Obama’s debate performance surprises, disappoints local supporters

GETTY IMAGES President Obama speaks during the Presidential Debate at the University of Denver on Oct. 3, 2012 in Denver. … Continued


President Obama speaks during the Presidential Debate at the University of Denver on Oct. 3, 2012 in Denver.

Even though the First Baptist Church of Georgetown was having a revival meeting a visiting pastor abbreviated his message so that people attending the service could get home to watch the debate.

But when Carol Butler returned home and started watching the event the 50-year-old trade association executive was shocked to see Republican challenger Mitt Romney hold his own against President Obama.

“I am disappointed that Romney did so well,” said Butler, whose comments mirror other supporters who watched the contest. “I didn’t expect him to come across so compassionate. It was obvious that he was well prepared and that he had being studying Obama.”

The Rev. Nathaniel Thomas, pastor of Forestville New Redeemer Baptist Church, still is supporting the president, but he said it wasn’t a good night. “It was quite obvious that Obama lost the debate but I am looking for him to do better the next debate. He was too passive.”

From the Joint Center for Political and Economic Studies to the Ward 5 Democrats, groups across greater Washington, D.C. area had debate parties because it was the political equivalent to the Super Bowl and in a town that has a professional baseball and football team fighting hard to win many say the president needs to amp it up.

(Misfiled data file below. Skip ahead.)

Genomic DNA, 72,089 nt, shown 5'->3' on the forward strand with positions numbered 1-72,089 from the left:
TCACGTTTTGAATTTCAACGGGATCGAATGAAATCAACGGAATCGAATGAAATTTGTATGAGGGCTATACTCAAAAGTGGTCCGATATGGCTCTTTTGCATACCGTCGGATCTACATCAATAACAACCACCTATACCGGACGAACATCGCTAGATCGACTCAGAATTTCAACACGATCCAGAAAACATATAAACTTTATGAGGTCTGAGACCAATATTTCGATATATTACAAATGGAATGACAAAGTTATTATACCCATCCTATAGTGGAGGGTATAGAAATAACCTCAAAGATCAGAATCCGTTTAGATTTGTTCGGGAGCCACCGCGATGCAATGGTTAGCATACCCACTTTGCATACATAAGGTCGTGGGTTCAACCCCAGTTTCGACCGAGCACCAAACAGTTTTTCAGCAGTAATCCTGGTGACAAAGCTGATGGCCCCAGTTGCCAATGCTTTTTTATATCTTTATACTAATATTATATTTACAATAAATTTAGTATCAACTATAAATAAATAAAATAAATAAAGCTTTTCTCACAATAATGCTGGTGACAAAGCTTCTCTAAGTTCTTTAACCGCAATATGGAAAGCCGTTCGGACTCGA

“President Obama seemed a little tired. Mitt Romney was more emotional, but Obama has been there and done that,” said Alison Sistrunk, a counselor for a local school system.  “I think that debate was friendly.”

But Rory Anderson, an executive for an international nonprofit group, thought the president did just fine. “The president was able to define Romney as someone who lacked details. He put Romney on the defensive.”

Anderson, who watched the event at her home in Gaithersburg, said even though Romney came across as nice, the problem is that he is leading a party whose rhetoric doesn’t match. “Face it! Romney is really a centrist, but his problem is that he can’t say no.”

But David Wingate, 44, an elementary school teacher and high school football coach, said he wasn’t fooled by Romney’s nice guy image. “It is very easy to say something with a smile but he still was the one who said 47 percent of the president supporters don’t pay taxes. He also said only poor kids get IEP’s and that is not true. That was a thorn in my side.”

Even though Romney had a good night Wingate said people can’t forget that he is not the president. “It is very easy to get up there and say something, but once you get in that job and the fire comes, it is a different story.”

While many people have already picked who they plan to support the debate offered rare frank momentum during an election season where so much is scripted and people of faith across the area were surprised.

Mike Anglin, a retired minister and elder at the Silver Spring Church of Christ, didn’t express who he supports, but Anglin, who caught the debate after midweek service, “I think that both men were knowledgeable about the economy. I was a little surprised that Governor Romney did as well as he did with the facts.”

View Photo Gallery: Domestic policy was the focus of the debate in Denver.

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